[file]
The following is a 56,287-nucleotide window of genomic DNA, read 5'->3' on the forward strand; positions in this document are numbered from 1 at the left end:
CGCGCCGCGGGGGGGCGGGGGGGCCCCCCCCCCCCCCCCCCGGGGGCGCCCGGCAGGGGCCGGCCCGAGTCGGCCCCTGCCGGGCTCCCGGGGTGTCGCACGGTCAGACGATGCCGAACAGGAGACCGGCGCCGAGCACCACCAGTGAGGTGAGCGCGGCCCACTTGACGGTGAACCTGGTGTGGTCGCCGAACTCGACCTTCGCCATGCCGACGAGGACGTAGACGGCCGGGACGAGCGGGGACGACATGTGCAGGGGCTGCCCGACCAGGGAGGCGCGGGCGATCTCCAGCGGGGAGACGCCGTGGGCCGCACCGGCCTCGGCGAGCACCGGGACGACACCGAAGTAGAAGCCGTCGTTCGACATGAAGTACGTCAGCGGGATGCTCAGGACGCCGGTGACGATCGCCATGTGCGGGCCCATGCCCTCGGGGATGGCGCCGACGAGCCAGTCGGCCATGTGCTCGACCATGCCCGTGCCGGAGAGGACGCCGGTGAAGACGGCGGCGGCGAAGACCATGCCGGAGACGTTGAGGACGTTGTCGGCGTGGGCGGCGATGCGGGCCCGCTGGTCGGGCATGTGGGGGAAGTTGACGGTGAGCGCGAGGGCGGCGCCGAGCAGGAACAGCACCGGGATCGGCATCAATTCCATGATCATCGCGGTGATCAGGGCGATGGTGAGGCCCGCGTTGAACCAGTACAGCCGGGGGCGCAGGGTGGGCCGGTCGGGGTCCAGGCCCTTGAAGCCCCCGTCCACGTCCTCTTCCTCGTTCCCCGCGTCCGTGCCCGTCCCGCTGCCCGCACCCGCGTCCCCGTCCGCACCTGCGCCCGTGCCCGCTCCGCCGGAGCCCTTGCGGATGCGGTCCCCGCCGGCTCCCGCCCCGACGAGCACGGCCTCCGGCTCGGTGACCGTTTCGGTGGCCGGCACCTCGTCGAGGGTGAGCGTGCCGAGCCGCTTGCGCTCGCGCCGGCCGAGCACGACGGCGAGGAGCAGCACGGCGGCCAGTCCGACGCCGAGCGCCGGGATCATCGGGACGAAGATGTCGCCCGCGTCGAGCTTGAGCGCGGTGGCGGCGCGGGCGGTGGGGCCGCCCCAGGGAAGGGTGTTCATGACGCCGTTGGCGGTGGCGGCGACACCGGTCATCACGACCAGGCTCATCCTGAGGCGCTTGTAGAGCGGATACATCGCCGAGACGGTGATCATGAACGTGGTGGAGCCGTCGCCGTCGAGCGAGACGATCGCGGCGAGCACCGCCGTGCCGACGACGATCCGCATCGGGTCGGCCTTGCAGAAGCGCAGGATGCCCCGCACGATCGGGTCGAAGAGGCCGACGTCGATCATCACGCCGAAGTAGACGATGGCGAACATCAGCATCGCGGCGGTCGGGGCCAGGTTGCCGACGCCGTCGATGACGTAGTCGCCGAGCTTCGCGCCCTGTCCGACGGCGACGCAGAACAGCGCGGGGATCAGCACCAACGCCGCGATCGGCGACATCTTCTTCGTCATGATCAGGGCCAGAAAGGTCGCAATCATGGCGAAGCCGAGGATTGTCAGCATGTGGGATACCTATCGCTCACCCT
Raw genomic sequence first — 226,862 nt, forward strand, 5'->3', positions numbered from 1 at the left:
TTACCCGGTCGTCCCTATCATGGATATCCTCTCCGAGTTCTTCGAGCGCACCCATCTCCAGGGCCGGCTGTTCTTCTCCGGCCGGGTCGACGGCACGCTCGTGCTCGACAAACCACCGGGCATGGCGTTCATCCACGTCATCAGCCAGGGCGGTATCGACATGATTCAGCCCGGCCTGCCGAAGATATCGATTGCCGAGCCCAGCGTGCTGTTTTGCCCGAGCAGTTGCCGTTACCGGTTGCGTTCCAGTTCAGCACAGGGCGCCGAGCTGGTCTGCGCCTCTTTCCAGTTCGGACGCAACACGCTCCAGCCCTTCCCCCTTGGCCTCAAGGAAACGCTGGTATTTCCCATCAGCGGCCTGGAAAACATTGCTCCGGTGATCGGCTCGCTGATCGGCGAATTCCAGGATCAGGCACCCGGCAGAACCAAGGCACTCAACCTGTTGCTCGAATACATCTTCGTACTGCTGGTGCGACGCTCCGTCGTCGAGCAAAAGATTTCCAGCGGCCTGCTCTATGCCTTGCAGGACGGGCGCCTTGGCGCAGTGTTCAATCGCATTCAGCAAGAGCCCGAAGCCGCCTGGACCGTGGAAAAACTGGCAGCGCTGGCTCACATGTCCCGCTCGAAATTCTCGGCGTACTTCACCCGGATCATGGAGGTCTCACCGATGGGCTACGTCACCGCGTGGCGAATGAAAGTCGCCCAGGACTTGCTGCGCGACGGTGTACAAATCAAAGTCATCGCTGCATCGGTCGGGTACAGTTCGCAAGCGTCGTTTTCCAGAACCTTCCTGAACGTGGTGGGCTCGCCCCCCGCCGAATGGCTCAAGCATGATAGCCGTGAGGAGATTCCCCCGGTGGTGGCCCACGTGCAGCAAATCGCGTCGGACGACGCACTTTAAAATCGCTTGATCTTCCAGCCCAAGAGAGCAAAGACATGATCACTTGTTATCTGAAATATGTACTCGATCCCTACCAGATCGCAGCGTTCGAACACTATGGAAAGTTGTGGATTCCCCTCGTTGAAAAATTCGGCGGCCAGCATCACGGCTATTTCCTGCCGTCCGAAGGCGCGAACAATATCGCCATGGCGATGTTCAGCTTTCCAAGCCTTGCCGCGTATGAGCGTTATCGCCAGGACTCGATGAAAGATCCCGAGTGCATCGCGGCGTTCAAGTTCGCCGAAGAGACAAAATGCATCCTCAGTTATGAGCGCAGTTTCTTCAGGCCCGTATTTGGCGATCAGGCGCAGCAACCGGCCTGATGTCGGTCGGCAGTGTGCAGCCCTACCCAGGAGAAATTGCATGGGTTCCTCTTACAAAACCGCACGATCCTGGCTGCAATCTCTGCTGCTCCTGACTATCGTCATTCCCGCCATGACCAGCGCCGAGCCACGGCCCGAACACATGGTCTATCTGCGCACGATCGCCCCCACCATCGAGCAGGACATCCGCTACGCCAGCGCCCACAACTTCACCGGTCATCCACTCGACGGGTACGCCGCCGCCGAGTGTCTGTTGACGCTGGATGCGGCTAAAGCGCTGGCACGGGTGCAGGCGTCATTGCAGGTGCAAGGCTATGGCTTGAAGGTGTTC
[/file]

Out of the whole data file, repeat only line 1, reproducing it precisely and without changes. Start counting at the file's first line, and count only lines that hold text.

The following is a 56,287-nucleotide window of genomic DNA, read 5'->3' on the forward strand; positions in this document are numbered from 1 at the left end: